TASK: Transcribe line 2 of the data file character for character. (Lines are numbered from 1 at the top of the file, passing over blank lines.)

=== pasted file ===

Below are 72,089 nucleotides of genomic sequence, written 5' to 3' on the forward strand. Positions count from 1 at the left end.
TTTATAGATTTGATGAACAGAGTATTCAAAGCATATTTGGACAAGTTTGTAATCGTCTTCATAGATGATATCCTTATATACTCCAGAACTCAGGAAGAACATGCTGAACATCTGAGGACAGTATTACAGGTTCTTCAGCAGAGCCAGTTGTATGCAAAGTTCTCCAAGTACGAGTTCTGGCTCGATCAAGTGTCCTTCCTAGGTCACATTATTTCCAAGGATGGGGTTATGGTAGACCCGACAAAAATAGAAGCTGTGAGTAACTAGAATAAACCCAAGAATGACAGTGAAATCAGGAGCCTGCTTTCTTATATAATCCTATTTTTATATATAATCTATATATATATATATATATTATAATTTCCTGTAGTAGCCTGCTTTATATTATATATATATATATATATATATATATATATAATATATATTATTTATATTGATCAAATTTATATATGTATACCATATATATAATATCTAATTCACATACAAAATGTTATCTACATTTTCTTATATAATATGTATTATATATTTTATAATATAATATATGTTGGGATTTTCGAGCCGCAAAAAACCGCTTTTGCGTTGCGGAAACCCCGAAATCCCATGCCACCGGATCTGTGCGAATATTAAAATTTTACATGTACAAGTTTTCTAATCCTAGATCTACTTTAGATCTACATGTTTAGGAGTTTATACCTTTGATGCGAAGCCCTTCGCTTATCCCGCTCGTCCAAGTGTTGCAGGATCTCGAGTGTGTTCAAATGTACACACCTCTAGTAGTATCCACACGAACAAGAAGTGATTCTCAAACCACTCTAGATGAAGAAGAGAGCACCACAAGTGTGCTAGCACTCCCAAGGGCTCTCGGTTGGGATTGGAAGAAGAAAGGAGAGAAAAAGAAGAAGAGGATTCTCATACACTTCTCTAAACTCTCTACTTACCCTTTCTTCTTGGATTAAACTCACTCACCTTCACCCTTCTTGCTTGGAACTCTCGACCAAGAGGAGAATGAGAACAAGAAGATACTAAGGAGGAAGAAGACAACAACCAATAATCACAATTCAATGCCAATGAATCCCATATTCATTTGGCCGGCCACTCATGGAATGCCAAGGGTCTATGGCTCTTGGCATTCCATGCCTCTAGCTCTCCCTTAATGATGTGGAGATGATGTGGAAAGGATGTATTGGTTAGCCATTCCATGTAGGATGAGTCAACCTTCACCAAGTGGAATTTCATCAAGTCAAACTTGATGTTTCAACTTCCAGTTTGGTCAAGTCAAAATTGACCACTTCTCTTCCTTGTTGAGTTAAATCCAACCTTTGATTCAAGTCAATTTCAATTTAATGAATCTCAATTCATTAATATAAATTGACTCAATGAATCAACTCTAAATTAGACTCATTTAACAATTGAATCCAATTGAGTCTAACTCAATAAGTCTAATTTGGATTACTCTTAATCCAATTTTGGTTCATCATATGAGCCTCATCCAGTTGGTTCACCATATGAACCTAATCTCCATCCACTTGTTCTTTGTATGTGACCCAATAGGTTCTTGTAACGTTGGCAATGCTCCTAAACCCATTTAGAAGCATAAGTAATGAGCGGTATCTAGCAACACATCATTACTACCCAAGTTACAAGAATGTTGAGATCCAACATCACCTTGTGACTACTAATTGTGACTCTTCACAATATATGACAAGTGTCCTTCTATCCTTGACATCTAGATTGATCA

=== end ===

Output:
TTTATAGATTTGATGAACAGAGTATTCAAAGCATATTTGGACAAGTTTGTAATCGTCTTCATAGATGATATCCTTATATACTCCAGAACTCAGGAAGAACATGCTGAACATCTGAGGACAGTATTACAGGTTCTTCAGCAGAGCCAGTTGTATGCAAAGTTCTCCAAGTACGAGTTCTGGCTCGATCAAGTGTCCTTCCTAGGTCACATTATTTCCAAGGATGGGGTTATGGTAGACCCGACAAAAATAGAAGCTGTGAGTAACTAGAATAAACCCAAGAATGACAGTGAAATCAGGAGCCTGCTTTCTTATATAATCCTATTTTTATATATAATCTATATATATATATATATATTATAATTTCCTGTAGTAGCCTGCTTTATATTATATATATATATATATATATATATATATATAATATATATTATTTATATTGATCAAATTTATATATGTATACCATATATATAATATCTAATTCACATACAAAATGTTATCTACATTTTCTTATATAATATGTATTATATATTTTATAATATAATATATGTTGGGATTTTCGAGCCGCAAAAAACCGCTTTTGCGTTGCGGAAACCCCGAAATCCCATGCCACCGGATCTGTGCGAATATTAAAATTTTACATGTACAAGTTTTCTAATCCTAGATCTACTTTAGATCTACATGTTTAGGAGTTTATACCTTTGATGCGAAGCCCTTCGCTTATCCCGCTCGTCCAAGTGTTGCAGGATCTCGAGTGTGTTCAAATGTACACACCTCTAGTAGTATCCACACGAACAAGAAGTGATTCTCAAACCACTCTAGATGAAGAAGAGAGCACCACAAGTGTGCTAGCACTCCCAAGGGCTCTCGGTTGGGATTGGAAGAAGAAAGGAGAGAAAAAGAAGAAGAGGATTCTCATACACTTCTCTAAACTCTCTACTTACCCTTTCTTCTTGGATTAAACTCACTCACCTTCACCCTTCTTGCTTGGAACTCTCGACCAAGAGGAGAATGAGAACAAGAAGATACTAAGGAGGAAGAAGACAACAACCAATAATCACAATTCAATGCCAATGAATCCCATATTCATTTGGCCGGCCACTCATGGAATGCCAAGGGTCTATGGCTCTTGGCATTCCATGCCTCTAGCTCTCCCTTAATGATGTGGAGATGATGTGGAAAGGATGTATTGGTTAGCCATTCCATGTAGGATGAGTCAACCTTCACCAAGTGGAATTTCATCAAGTCAAACTTGATGTTTCAACTTCCAGTTTGGTCAAGTCAAAATTGACCACTTCTCTTCCTTGTTGAGTTAAATCCAACCTTTGATTCAAGTCAATTTCAATTTAATGAATCTCAATTCATTAATATAAATTGACTCAATGAATCAACTCTAAATTAGACTCATTTAACAATTGAATCCAATTGAGTCTAACTCAATAAGTCTAATTTGGATTACTCTTAATCCAATTTTGGTTCATCATATGAGCCTCATCCAGTTGGTTCACCATATGAACCTAATCTCCATCCACTTGTTCTTTGTATGTGACCCAATAGGTTCTTGTAACGTTGGCAATGCTCCTAAACCCATTTAGAAGCATAAGTAATGAGCGGTATCTAGCAACACATCATTACTACCCAAGTTACAAGAATGTTGAGATCCAACATCACCTTGTGACTACTAATTGTGACTCTTCACAATATATGACAAGTGTCCTTCTATCCTTGACATCTAGATTGATCA